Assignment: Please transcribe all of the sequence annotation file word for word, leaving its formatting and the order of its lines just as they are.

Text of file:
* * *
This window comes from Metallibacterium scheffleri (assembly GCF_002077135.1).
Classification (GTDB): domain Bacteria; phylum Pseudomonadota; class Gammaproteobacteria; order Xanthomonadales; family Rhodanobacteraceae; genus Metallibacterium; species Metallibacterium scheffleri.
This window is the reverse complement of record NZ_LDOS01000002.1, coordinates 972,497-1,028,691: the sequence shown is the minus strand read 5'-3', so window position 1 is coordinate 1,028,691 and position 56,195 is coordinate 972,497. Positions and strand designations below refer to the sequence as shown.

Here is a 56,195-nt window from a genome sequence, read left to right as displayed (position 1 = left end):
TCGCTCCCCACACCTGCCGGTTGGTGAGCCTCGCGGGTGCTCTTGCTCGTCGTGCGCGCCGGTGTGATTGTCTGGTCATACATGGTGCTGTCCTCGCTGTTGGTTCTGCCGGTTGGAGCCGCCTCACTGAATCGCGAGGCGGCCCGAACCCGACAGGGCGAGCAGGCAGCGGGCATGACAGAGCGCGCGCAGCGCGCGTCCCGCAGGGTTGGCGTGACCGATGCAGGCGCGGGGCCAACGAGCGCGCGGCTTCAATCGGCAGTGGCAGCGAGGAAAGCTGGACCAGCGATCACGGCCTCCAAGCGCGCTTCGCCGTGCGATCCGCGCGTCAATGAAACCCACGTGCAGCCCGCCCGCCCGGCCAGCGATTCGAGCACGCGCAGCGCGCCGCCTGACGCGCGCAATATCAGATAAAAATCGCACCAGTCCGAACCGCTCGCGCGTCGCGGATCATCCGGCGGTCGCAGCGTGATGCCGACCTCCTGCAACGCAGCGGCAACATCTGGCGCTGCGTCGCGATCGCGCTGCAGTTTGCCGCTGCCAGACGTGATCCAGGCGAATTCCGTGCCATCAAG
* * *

This window comes from Metallibacterium scheffleri (assembly GCF_002077135.1).
Classification (GTDB): domain Bacteria; phylum Pseudomonadota; class Gammaproteobacteria; order Xanthomonadales; family Rhodanobacteraceae; genus Metallibacterium; species Metallibacterium scheffleri.
This window is the reverse complement of record NZ_LDOS01000002.1, coordinates 972,497-1,028,691: the sequence shown is the minus strand read 5'-3', so window position 1 is coordinate 1,028,691 and position 56,195 is coordinate 972,497. Positions and strand designations below refer to the sequence as shown.

Here is a 56,195-nt window from a genome sequence, read left to right as displayed (position 1 = left end):
TCGCTCCCCACACCTGCCGGTTGGTGAGCCTCGCGGGTGCTCTTGCTCGTCGTGCGCGCCGGTGTGATTGTCTGGTCATACATGGTGCTGTCCTCGCTGTTGGTTCTGCCGGTTGGAGCCGCCTCACTGAATCGCGAGGCGGCCCGAACCCGACAGGGCGAGCAGGCAGCGGGCATGACAGAGCGCGCGCAGCGCGCGTCCCGCAGGGTTGGCGTGACCGATGCAGGCGCGGGGCCAACGAGCGCGCGGCTTCAATCGGCAGTGGCAGCGAGGAAAGCTGGACCAGCGATCACGGCCTCCAAGCGCGCTTCGCCGTGCGATCCGCGCGTCAATGAAACCCACGTGCAGCCCGCCCGCCCGGCCAGCGATTCGAGCACGCGCAGCGCGCCGCCTGACGCGCGCAATATCAGATAAAAATCGCACCAGTCCGAACCGCTCGCGCGTCGCGGATCATCCGGCGGTCGCAGCGTGATGCCGACCTCCTGCAACGCAGCGGCAACATCTGGCGCTGCGTCGCGATCGCGCTGCAGTTTGCCGCTGCCAGACGTGATCCAGGCGAATTCCGTGCCATCAAG